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This is a re-imagined Donald Duck cartoon remix constructed using 50 classic Walt Disney animated shorts from the 1930s to 1960s. Donald’s life is turned upside-down by the current economic crisis and he finds himself unemployed and falling behind on his house payments. As his frustration turns into despair Donald discovers a seemingly sympathetic voice coming from his radio named Glenn Beck.

Will Donald’s feelings of disenfranchisement lead him to be persuaded by his radio’s increasingly paranoid and divisive rhetoric? Or will our favorite Disney duck decide that this voice is not actually on his side after all? Watch and find out!

• Listen to Glenn Beck’s response on his radio show to this remix video:
YouTube via stopbeck.org – http://www.youtube.com/watch?v=FHHByFFSh54

• Better yet check out ikat381’s remix of Beck’s response using Mickey Mouse:
http://www.youtube.com/watch?v=dbjjTLVrkKA

This transformative remix work constitutes a fair-use of any copyrighted material as provided for in section 107 of the US copyright law. “Right Wing Radio Duck” by Jonathan McIntosh is licensed under a Creative Commons BY-NC-SA 3.0 License – permitting non-commercial sharing with attribution.

• Please link back to my website: http://www.rebelliouspixels.com
• English captions are now working in case you’re not fluent in duck-speak

• Learn about fair-use at the Center for Social Media: http://centerforsocialmedia.org
• Learn about transformative works at the OTW: http://transformativeworks.org

• Useful Media Matters archive of Glenn Beck clips: http://mediamatters.org/mmtv/
• Partially inspired by Noam Chomsky on the Tea Party: http://www.youtube.com/watch?v=h2zYaKXeyXE
• • • • • • • • • • • • • • • • • • • •
Jonathan McIntosh
http://www.rebelliouspixels.com

List of Cartoons used:
• Window Cleaner – 1940
• Lucky Number – 1951
• Symphony Hour – 1942 (Mickey Mouse Cartoon)
• Put-Put Troubles – 1940
• Donald’s Dilemma -1947
• The Autograph Hound – 1939
• Duck for Hire – 1957 (Wonderful World of Color)
• The New Spirit – 1943
• Donald’s Dream Voice – 1948
• Cured Duck – 1945
• Donald and the Gorilla – 1944
• The Volunteer Worker – 1940
• Moving Day – 1936 (Mickey Mouse Cartoon)
• Donald’s Crime – 1945
• Donald’s Cousin Gus – 1939
• Donald’s Nephews – 1938
• Home Defense – 1943
• Donald’s happy Birthday – 1949
• Canine Casanova – 1945 (Pluto cartoon)
• Father’s Day Off – 1953 (Goofy cartoon)
• Mr. Mouse Takes A Trip – 1940 (Mickey Mouse cartoon)
• Donald’s Penguin – 1939
• Daddy Duck – 1948
• Lion Around – 1950
• Der Fuehrer’s Face – 1943
• Self Control – 1938
• How to Be A Sailor – 1944 (Goofy cartoon)
• Duck Pimples – 1945
• The Eyes Have It – 1945
• The Three Caballeros – 1945
• Thru the Mirror – 1936 (Mickey Mouse Cartoon)
• Donald’s Day Off – 1944
• Spare the rod – 1954
• Donald in Mathmagic Land – 1959
• Mickey’s Christmas Carol – 1983 (Mickey Mouse Cartoon)
• Donald’s Double Trouble – 1946
• The Trail of Donald Duck – 1948
• Clown of the Jungle – 1947
• Early to Bed – 1941
• Donald’s Diary – 1954
• Chef Donald – 1941
• Straight Shooters – 1947
• Aquamania – 1961 (Goofy cartoon)
• Golden Eggs – 1941
• No Hunting – 1955

Audio only:
• The Riveter – 1940
• Donald’s Camera – 1941
• Hook, Lion & Sinker – 1950
• Blame It On The Samba – 1948
• A Good Time for A Dime – 1941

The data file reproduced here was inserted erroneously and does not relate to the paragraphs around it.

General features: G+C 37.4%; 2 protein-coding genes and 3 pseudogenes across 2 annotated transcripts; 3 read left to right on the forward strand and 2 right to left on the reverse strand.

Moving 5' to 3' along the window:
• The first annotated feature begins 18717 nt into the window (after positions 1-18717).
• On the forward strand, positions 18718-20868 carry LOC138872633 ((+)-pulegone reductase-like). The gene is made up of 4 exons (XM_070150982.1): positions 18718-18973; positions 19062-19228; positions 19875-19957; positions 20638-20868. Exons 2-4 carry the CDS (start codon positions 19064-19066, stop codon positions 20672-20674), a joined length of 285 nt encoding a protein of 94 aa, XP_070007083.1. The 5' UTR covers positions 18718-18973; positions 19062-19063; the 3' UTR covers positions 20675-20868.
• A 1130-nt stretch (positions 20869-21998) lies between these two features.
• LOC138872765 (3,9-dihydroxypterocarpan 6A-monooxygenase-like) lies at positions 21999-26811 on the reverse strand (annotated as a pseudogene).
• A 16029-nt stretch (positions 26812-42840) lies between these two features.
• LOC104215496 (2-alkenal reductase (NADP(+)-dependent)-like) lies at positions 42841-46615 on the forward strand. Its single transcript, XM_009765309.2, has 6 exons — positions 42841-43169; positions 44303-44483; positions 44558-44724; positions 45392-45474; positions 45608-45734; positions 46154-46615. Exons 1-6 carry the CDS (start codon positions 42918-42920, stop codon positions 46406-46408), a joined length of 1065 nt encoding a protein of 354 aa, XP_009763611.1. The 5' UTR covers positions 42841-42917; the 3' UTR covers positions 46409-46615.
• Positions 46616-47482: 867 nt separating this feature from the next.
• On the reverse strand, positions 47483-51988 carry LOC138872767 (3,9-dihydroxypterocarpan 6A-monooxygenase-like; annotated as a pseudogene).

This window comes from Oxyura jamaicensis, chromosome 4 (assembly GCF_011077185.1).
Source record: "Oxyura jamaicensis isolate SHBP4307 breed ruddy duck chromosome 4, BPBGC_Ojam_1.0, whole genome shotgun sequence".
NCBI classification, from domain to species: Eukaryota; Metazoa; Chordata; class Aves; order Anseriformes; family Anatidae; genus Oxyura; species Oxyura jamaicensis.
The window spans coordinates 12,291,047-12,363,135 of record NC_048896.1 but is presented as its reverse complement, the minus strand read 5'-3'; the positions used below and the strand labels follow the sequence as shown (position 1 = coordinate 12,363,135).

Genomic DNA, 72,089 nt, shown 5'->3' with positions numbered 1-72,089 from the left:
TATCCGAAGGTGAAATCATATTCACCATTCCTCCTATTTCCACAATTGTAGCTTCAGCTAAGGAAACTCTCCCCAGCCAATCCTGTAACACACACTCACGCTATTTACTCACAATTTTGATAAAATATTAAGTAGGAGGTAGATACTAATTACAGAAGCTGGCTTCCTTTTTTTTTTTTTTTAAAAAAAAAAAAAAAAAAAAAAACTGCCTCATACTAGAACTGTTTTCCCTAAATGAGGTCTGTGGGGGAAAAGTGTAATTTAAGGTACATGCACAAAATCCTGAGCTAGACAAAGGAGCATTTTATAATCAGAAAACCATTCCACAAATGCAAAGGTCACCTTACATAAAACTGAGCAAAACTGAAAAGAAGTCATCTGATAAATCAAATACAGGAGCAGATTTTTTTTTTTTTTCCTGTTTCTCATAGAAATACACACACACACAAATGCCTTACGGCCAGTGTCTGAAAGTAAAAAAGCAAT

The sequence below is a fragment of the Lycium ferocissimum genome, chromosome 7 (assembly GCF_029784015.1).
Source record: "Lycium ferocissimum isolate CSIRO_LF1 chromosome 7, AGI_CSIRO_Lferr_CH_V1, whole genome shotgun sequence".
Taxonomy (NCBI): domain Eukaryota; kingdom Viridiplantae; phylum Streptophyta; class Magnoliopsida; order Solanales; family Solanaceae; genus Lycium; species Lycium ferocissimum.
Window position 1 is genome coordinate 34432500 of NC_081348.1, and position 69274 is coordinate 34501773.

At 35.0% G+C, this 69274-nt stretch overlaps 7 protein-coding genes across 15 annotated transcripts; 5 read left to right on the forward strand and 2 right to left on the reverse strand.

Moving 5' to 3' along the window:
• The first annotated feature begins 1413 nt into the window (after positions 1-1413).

Radio Audio:
• The Today Show – NBC (Fat cat’s radio)
• The Alyona Show – RT America (Fat cat’s radio)
• The Glenn Beck Program – Premiere Radio Networks (Donald’s radio)
• Glenn Beck – Fox News Channel (Donald’s radio)
• Glenn Beck – CNN (Donald’s radio)

(less info)

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Damien Hirst is an artist used to catching flack. Possibly the richest living artist, many of his works are high cost shock tactics including  a human skull adorned with 8,601 diamonds collectively valued at approximately £15,000,000.

The Stuckist Art Group had this to say about the wealthy artist, “The fact that Hirst’s work does mirror society is not its strength but its weakness – and the reason it is guaranteed to decline artistically (and financially) as current social modes become outmoded. What Hirst has insightfully observed of his spin-paintings in Life and Death and Damien Hirst is the only comment that needs to be made of his entire oeuvre: “They’re bright and they’re zany – but there’s fuck all there at the end of the day.”

This does not stop his works from fetching incredible price tags, regardless of their actual originality. Hirst has made himself into a designer brand that can be slapped on just about anything from a fish in a jar, to a page of color dots. This is how he has come to be worth an estimated 388 million dollars, yet with all that money and means, why is he so furious about an unknown collage artist named Cartrain?

It’s probably pride. Cartrain has been getting a lot of attention from his collage portraits of Mr. Hirst combining images of his hyped work to catch his smug likeness. Notice the diamond skull to the right, originating from Hirst’s over-glorified piece titled “For the Love of God” (my sentiment exactly.) The piece perfectly captures an artist in his midlife crisis surviving on a bug diet to maintain his figure.

Unflinched by the obvious class divide, Hirst launched a full throttled attack with lawyers and actually claimed all but one of these works to have them destroyed. He’s gone even further demanding the 16 year old artist to pay 200 pounds in copyright fees for use of the images in the works that he just seized. Luckily this one to the right has been saved by a collector and shared with all of us.

Find out more about the pretentious lawyer loaded art wanker.

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